Divinity III: Stalinverse #2 (Published by Valiant Entertainment; Review by Justin Partridge; ‘Rama Rating: 7 out of 10): The cracks in the worldwide Soviet Union are starting to show in Divinity III: Stalinverse #2. Focusing on the awakened Ninjak and his new ally Harada, the pair work in tandem to try and awaken the dormant Divinity and reset their skewed timeline. Though Matt Kindt, Trevor Hairsine, Ryan Winn and David Baron have created a chilling alternative history for this third installment, its focus on other Valiant mainstays like Ninjak and Harada is a bit of a let down, considering that this is suppose to be Abrams’ story. That stumbling block aside, Divinity III is still a slickly produced and timely event that keeps the trilogy crackling along despite its wandering focus. Armed with Russian-themed variants of Valiant heroes and a well-researched background, Divinity III continues to show what can happen when event comics have more on their mind then just empty action.
Spider-Woman #15 (Published by Marvel Comics; Review by David Pepose; ‘Rama Rating: 9 out of 10): Dennis Hopeless and Veronica Fish have some more curveballs up their sleeves with the latest issue of Spider-Woman, which takes the already emotional aftermath of Jessica losing her BFF, the Porcupine, and amps it up even further. Veronica Fish’s artwork fits in perfect lockstep with Javier Fernandez and Tigh Walker’s previous issues, with such an expressive and bouncy style that makes all of her characters look charming and engaging and makes the strobed action effects pack a punch. Meanwhile, Hopeless does a great job portraying Jess’s anger at the loss of her friend, and the absolute joy that comes when an unexpected supporting character makes their entrance at just the right moment. It’s hard to describe Spider-Woman #15 without too many spoilers, but if you thought the death of the Porcupine had a lump in your throat, seeing the tender interlude at the end of this book is well worth the price of admission.
Bloodshot U.S.A. #4 (Published by Valiant Entertainment; Review by Justin Partridge; ‘Rama Rating: 7 out of 10): Bloodshot’s latest mission comes to a close in the final issue of Bloodshot U.S.A.. As Bloodshot is reunited with his lost love Magic, his rag tag team of allies are having trouble holding the line against the nanite-infected population of New York as the fight reached a fever pitch. Jeff Lemire keeps the action moving at a decent clip and its nice to see him pulling so many threads together from the previous arcs into this story. That said, the resolution to the story is a bit lackadaisical and the final pages place Ray in a place we have seen him end up before. Artist Doug Braithwaite and colorist Brian Reber take full advantage of the chaos of this finale issue, playing up the din of battle and the mass of enemies pushing against the assembled heroes. Though it isn’t exactly a perfect finale Bloodshot U.S.A #4 stands as a fine example of how big Valiant is willing to go.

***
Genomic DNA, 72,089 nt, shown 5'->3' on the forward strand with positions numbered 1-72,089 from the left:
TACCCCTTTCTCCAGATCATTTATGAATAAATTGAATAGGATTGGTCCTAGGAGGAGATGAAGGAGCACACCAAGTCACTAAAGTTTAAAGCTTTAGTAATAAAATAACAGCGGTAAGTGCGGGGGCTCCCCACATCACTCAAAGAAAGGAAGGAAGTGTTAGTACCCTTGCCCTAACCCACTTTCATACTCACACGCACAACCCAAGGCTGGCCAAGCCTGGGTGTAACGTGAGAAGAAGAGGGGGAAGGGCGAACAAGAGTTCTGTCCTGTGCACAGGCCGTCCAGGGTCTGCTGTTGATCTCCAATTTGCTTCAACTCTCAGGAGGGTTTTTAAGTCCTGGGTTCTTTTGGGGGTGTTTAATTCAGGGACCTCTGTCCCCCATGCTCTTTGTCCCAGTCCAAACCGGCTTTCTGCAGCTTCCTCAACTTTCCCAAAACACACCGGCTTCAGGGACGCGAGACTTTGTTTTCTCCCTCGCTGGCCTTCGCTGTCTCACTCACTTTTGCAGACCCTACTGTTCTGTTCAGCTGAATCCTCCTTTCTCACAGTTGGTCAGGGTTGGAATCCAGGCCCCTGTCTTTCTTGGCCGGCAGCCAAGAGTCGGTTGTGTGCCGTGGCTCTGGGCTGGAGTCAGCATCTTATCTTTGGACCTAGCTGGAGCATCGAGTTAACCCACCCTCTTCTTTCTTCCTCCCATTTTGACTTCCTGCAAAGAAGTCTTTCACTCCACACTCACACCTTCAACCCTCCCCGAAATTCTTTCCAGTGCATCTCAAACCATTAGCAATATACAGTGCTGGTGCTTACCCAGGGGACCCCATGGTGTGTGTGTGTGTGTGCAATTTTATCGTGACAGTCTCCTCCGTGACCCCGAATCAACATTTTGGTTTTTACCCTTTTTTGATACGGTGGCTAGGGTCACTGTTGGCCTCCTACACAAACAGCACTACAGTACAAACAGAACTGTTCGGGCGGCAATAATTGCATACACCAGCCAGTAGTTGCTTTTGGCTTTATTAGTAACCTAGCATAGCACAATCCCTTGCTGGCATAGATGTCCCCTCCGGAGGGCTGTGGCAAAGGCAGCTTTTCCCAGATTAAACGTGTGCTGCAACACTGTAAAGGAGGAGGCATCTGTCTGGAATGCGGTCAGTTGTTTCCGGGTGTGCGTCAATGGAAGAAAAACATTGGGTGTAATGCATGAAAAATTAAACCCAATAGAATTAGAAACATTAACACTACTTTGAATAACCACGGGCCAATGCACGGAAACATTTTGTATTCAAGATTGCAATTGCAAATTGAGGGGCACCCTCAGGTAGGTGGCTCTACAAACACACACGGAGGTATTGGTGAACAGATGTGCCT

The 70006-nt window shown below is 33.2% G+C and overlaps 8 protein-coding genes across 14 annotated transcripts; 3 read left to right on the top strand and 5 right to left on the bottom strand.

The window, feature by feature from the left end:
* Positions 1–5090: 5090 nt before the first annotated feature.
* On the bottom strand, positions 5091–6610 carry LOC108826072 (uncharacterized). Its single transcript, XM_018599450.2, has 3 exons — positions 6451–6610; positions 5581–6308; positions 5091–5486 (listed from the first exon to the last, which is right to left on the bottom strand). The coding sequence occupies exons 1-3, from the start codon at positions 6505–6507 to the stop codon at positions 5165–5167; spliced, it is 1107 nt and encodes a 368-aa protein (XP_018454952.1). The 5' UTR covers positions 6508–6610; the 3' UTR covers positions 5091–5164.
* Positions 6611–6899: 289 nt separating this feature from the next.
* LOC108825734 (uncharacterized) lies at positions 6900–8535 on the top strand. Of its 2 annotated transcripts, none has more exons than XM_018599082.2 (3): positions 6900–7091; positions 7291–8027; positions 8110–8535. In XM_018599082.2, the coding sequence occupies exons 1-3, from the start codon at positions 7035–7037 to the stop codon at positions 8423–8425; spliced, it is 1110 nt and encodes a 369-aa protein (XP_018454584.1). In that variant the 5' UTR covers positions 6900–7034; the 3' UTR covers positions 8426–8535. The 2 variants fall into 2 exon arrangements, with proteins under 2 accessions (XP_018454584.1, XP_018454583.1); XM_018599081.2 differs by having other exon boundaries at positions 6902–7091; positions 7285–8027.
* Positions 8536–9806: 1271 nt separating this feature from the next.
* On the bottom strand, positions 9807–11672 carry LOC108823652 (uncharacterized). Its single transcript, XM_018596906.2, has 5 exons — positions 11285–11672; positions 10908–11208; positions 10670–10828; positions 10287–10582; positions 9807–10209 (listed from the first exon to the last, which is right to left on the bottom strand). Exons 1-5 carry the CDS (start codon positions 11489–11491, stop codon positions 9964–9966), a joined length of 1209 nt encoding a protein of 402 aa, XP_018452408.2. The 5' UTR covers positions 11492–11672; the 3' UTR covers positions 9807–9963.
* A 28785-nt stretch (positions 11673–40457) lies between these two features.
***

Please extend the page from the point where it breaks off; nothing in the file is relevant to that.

G.I. Joe #2 (Published by IDW Publishing; Review by Justin Partridge; ‘Rama Rating: 8 out of 10): Writer Aubrey Sitterson, using the foundation of the solid debut, expands G.I. Joe outward by following the splintered groups on their various missions and then instantly complicating those missions as they progress. For example, Roadblock and his crew butt heads against the Dreadnoks for the fate of inner China as Lady Jayne and Gung-Ho come across an old enemy during the course of their undercover mission. Artist Giannis Milonogiannis and colorist Lovern Kindzierski continue their anime inspired take on the title, which pays dividends during the issue’s many action beats. Melding spycraft and military action in a slickly entertaining package, The Crown Jewel of the Hasbro Universe continues to live up to that lofty title.
Dark Souls: Winter’s Spite #3.3 (Published by Titan Comics; Review by Justin Partridge; ‘Rama Rating: 8 out of 10): An insane noble and a ballroom filled with the undead await Andred as his journey continues in Dark Souls: Winter’s Spite #3.3. Captured by the forces of the Mad Duke, Andred finds himself once again captured in the frigid land as he searches for the Nameless Warrior in order to reclaim his stolen weapon. While mostly a table-setting issue, writer George Mann makes a meal out of the Mad Duke’s domain and Andred’s focuses attempts to wrest himself from his grasp. Artist Alan Quah also mines a great deal of horror out of the new setting, especially in the aforementioned ballroom scene that is stocked wall to wall with the deadly undead and given an ashy greyscale tone thanks to the colors of Komikaki Studios featuring the work of Sean Lee and Kevin Liew. The table is set and the pieces are moving but in Dark Souls: Winter’s Spite #3.3 the winter is anything but a wonderland.